Caffeine has not been used for chemical synthesis before. It became a candidate for experimentation, though, because the MIT team wanted to find a way to use catalysts and starting materials based on food products and other materials that are safe to ingest. Caffeine, which is plant-derived, has a similar structure to other organic materials that have been used to catalyze the type of chemical reaction needed to form polymer gels. Such gel-forming usually requires metal catalysts, which can create a health hazard if any catalyst remains in the material after the process is complete.
The approach ultimately could be useful for creating new medical devices and drug delivery systems.
"Most synthetic approaches for synthesizing and cross-linking polymeric gels and other materials use catalysts or conditions that can damage sensitive substances such as biologic drugs,” said Prof. Robert Langer, one of the study's senior authors. “In contrast, here we used green chemistry and common food ingredients.”
By using caffeine, the researchers were able to induce citric acid — another edible material produced by plants — to form a polymer network along with polyethylene glycol (PEG). PEG is a biocompatible polymer that has been used in drugs and consumer products such as toothpaste for many decades. When slightly heated and mixed with citric acid and PEG, caffeine opens up an oxygen-containing ring that forms chains consisting of alternating citric acid/PEG molecules. If drug molecules are present in the mixture, they also become incorporated into the chains.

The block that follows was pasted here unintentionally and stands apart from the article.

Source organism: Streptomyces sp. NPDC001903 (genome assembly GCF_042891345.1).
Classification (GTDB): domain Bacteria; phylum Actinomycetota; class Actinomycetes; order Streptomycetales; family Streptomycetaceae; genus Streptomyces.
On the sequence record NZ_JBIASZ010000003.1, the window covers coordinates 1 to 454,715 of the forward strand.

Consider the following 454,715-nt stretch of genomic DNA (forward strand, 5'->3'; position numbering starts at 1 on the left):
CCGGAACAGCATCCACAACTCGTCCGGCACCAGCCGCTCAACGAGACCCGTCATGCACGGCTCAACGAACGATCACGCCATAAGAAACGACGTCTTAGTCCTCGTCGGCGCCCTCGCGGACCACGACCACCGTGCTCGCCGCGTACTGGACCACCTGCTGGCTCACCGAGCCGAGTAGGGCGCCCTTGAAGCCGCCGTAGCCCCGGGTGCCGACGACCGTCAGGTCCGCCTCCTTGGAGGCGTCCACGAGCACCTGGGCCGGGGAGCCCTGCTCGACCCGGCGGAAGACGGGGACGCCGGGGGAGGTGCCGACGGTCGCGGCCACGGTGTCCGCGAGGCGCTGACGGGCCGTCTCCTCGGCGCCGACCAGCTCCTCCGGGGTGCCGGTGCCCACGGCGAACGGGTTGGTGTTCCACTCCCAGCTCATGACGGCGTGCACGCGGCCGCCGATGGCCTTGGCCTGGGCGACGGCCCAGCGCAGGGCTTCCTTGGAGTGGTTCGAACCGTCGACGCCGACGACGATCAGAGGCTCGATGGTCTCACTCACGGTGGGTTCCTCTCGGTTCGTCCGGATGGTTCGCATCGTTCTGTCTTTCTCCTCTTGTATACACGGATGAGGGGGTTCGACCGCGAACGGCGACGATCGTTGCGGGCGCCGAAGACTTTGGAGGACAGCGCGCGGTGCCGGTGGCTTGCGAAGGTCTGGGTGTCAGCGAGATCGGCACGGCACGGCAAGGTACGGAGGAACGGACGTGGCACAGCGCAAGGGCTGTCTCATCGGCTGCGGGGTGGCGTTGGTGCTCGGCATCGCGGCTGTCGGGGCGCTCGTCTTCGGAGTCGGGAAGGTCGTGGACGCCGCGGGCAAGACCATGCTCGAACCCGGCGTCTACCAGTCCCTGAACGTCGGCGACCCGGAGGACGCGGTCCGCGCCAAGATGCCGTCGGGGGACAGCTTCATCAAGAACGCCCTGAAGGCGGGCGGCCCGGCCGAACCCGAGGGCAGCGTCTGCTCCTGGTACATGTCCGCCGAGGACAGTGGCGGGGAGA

The researchers demonstrated that they could load their polymer gels with two antimalarial drugs, which could create compounds that are chewable or easier to swallow. They expect the material could be used to carry other types of drugs, as well.
In addition, the chemical and mechanical properties of the gel can be varied by altering its composition — allowing control over properties such as the material's strength, its surface structure and the rate at which the drugs are released. Surface traits of the material can also be altered, for instance, by imprinting them with water-repelling patterns such as the microscale architecture found on the surface of lotus leaves — allowing control over how quickly or slowly the gels move through the digestive tract.
The gels used by the researchers contain roughly the same amount of caffeine as is found in a cup of tea. In preliminary safety tests, no harmful effects were found in rats, or in four types of human cells.
A paper on the research appears in the journal Biomaterials.